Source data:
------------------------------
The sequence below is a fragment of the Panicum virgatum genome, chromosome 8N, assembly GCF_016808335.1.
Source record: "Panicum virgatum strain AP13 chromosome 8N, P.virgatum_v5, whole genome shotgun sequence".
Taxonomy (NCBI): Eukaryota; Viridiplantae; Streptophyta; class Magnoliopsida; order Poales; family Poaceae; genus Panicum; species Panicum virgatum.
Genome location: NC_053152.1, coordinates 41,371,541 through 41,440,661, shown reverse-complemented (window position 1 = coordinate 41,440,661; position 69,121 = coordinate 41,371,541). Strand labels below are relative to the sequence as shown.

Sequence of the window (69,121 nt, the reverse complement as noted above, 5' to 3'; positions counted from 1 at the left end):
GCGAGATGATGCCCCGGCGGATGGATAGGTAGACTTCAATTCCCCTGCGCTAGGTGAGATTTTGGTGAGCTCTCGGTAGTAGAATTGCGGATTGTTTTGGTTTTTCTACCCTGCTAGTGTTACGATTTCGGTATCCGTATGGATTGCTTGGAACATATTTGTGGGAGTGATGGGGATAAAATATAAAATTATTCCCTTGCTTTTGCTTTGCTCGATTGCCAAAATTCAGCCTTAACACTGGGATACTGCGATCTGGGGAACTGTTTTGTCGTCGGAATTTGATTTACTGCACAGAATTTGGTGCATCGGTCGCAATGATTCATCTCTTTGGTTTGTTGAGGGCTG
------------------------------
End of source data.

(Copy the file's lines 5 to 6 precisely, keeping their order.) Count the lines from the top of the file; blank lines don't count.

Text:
Sequence of the window (69,121 nt, the reverse complement as noted above, 5' to 3'; positions counted from 1 at the left end):
GCGAGATGATGCCCCGGCGGATGGATAGGTAGACTTCAATTCCCCTGCGCTAGGTGAGATTTTGGTGAGCTCTCGGTAGTAGAATTGCGGATTGTTTTGGTTTTTCTACCCTGCTAGTGTTACGATTTCGGTATCCGTATGGATTGCTTGGAACATATTTGTGGGAGTGATGGGGATAAAATATAAAATTATTCCCTTGCTTTTGCTTTGCTCGATTGCCAAAATTCAGCCTTAACACTGGGATACTGCGATCTGGGGAACTGTTTTGTCGTCGGAATTTGATTTACTGCACAGAATTTGGTGCATCGGTCGCAATGATTCATCTCTTTGGTTTGTTGAGGGCTG